winning tickets after Saturday's drawing and traveled to Louisville for Monday's news

                  conference with bodyguards -- conceded his life would change drastically after winning millions.

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                    Posted: January 13, 2016, 4:22 am - IP Logged

                    If you live in a state where you can't remain anonymous, can you wear a disguise at press time?Jester

                    I have seen some of the winner's pictures on Powerball and Megamillions website in the winner's stories section where they are holding the presentation check up in front of their face.Dance

                    This is the first jackpot of its size, but with the new odds I bet it wont be the last. With billion dollar jackpots more commonplace, the idea of someone wining this much will fade like it did after someone won the first 100 mil, 200 mil etc.Banana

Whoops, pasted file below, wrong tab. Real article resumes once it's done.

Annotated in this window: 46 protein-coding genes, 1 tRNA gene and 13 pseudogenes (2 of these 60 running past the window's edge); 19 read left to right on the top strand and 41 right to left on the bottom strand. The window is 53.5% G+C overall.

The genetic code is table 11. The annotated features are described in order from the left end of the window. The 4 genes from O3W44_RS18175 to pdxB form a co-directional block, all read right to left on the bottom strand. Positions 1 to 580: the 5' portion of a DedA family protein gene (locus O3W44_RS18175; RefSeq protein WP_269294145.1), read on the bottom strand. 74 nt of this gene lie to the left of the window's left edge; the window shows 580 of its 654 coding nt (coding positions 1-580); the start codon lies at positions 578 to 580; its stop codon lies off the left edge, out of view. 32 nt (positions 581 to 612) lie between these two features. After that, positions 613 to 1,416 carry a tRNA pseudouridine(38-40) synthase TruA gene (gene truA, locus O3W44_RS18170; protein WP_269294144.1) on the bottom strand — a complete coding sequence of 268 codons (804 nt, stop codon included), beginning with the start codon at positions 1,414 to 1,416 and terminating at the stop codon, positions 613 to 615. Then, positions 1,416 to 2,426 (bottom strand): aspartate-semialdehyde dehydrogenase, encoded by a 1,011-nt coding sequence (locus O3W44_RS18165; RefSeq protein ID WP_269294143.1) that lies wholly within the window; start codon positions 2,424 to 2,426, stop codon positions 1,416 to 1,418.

Who would drive themselves to collect? Most of the time people hire a limo to take them to lottery headquarters. That's what I would do.Party

                    God bless America US Flag and good luck to all players....especially me! Hyper

                    I have heard that not driving to Lottery HQ is a good idea.  I guess it's because your mind is pretty much focused on anything but driving.

                     

                    Just a tip and you can listen or not listen to what I have to say but let me tell you a sad story about someone who won $34.9 M.